DNA Evidence Between 2004 Murder and OWS Stunt? Not So Fast
The NYPD made a rather startling announcement last night. They indicated that DNA evidence gathered at the crime scene for the 2004 murder of Sarah Fox matches DNA found on a chain used by OWS pranksters in a March 2012 stunt to lock open gates for subway stations so that commuters could go through for free.
On its face, there were a couple of possibilities for how this happened. The same person that murdered Fox could have been among those providing the chains used to chain open the subway entrance or could have been among those who actually chained it open. It could be a transit worker or someone else entirely - such as someone who came into contact with the chains as they walked through.
One option I hadn’t considered? A lab screwup.
Well, that appears to be precisely what happened.
The DNA that investigators initially believed was recovered from skin cells on the slain woman’s portable compact disc player and from the chain found after the March protest came from a laboratory supervisor at the Office of the Chief Medical Examiner, the person briefed on the matter said.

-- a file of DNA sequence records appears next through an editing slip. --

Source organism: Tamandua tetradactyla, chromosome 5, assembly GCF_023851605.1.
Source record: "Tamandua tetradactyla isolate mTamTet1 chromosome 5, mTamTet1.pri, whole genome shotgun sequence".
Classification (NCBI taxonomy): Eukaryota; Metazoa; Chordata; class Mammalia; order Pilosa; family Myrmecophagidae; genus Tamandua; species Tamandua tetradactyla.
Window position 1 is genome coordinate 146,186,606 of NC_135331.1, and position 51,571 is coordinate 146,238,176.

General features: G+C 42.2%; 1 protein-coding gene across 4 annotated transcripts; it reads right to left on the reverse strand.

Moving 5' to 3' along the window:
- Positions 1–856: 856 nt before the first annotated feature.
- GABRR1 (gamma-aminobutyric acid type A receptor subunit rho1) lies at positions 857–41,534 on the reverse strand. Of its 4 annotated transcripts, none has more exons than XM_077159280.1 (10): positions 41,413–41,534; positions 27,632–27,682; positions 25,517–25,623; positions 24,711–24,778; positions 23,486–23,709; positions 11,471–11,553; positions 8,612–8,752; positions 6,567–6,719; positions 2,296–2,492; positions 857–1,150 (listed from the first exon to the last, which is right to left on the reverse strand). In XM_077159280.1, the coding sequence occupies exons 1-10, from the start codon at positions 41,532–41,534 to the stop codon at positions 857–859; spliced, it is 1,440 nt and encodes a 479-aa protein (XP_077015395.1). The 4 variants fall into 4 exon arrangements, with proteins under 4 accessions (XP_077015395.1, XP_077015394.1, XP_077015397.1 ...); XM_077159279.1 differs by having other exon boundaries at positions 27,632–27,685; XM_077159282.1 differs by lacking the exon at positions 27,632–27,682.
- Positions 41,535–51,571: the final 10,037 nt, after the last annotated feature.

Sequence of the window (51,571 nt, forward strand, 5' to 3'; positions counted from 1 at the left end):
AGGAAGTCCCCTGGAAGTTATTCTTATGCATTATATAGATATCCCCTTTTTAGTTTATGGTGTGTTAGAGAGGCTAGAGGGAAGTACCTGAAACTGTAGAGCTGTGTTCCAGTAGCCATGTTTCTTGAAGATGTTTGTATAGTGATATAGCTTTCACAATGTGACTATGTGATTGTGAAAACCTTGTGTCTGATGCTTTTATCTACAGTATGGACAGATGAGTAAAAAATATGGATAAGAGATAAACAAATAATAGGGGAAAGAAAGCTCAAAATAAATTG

‘The O.C.M.E. tainted the samples and it was the O.C.M.E. supervisor’s whose DNA was on both,’ the person said.
But Ellen S. Borakove, a spokeswoman for the Medical Examiner’s Office, said, ‘We’ve excluded all medical examiner personnel.’ She added that the office was still working on the test.
The Medical Examiner’s Office maintains a database of employees’ DNA for the purpose of eliminating such errors.